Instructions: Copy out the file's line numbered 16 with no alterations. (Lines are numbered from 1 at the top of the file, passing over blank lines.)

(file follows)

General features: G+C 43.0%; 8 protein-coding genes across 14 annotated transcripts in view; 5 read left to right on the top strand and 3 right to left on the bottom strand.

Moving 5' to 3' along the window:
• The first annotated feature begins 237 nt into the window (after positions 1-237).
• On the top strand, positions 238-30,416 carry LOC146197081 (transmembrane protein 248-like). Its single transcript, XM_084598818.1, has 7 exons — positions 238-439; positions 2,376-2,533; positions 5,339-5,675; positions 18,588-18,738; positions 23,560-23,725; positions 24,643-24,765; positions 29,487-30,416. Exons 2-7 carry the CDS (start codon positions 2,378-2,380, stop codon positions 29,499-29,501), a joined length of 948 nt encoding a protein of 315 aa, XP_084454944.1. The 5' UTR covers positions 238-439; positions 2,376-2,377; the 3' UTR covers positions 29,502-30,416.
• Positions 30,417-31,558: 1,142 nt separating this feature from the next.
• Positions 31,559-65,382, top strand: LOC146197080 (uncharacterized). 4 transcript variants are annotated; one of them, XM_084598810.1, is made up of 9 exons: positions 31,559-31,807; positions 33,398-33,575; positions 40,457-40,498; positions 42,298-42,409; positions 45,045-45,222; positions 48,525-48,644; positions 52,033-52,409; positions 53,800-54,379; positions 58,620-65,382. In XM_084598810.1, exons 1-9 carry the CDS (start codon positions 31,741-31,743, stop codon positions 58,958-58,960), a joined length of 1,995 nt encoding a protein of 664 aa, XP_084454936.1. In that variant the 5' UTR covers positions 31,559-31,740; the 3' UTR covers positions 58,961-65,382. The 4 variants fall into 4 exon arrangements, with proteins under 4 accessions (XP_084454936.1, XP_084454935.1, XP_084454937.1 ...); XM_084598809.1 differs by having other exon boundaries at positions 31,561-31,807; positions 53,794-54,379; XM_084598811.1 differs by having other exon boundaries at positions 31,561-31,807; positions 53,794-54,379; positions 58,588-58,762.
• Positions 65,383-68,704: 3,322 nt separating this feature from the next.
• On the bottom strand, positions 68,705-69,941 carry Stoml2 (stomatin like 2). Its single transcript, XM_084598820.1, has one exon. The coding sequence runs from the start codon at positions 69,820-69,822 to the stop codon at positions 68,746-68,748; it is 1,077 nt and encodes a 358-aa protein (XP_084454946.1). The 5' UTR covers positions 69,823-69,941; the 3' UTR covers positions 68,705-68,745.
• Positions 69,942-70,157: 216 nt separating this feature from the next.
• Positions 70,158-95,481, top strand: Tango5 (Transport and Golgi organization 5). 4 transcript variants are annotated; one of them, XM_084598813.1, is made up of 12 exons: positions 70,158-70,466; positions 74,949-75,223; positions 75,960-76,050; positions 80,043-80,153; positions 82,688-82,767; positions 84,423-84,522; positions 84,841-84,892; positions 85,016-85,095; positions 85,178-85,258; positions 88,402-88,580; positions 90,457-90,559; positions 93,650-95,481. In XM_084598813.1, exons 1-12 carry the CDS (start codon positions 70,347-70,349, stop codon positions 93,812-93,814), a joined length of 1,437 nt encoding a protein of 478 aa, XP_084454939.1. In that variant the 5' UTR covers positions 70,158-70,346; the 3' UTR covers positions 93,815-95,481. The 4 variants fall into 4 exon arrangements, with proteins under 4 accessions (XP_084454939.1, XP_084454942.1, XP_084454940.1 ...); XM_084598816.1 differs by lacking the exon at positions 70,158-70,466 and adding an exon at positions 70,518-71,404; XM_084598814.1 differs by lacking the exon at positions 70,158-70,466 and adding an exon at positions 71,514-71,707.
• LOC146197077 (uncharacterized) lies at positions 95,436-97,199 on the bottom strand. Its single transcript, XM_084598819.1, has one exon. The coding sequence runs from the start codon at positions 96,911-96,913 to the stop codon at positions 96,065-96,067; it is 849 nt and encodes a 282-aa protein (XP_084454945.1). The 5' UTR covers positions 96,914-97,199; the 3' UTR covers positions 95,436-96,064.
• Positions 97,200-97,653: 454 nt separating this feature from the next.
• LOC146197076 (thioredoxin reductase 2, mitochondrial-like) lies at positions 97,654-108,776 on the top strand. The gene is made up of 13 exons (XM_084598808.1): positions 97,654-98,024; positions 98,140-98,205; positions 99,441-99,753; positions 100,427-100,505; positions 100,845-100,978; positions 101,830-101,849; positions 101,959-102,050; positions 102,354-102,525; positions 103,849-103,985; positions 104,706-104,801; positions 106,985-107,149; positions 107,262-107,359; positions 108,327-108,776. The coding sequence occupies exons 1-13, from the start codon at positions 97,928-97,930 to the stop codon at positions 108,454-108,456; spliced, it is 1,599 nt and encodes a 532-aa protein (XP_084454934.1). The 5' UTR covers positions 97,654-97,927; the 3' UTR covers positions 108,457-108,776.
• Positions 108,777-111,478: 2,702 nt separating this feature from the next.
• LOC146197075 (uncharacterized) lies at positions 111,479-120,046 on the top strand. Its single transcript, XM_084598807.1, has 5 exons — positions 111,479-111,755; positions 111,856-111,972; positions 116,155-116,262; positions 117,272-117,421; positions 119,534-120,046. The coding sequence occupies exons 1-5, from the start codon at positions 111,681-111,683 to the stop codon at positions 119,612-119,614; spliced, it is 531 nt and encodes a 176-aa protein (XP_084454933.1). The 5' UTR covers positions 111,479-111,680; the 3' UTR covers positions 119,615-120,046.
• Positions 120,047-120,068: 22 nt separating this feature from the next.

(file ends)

• Positions 120,047-120,068: 22 nt separating this feature from the next.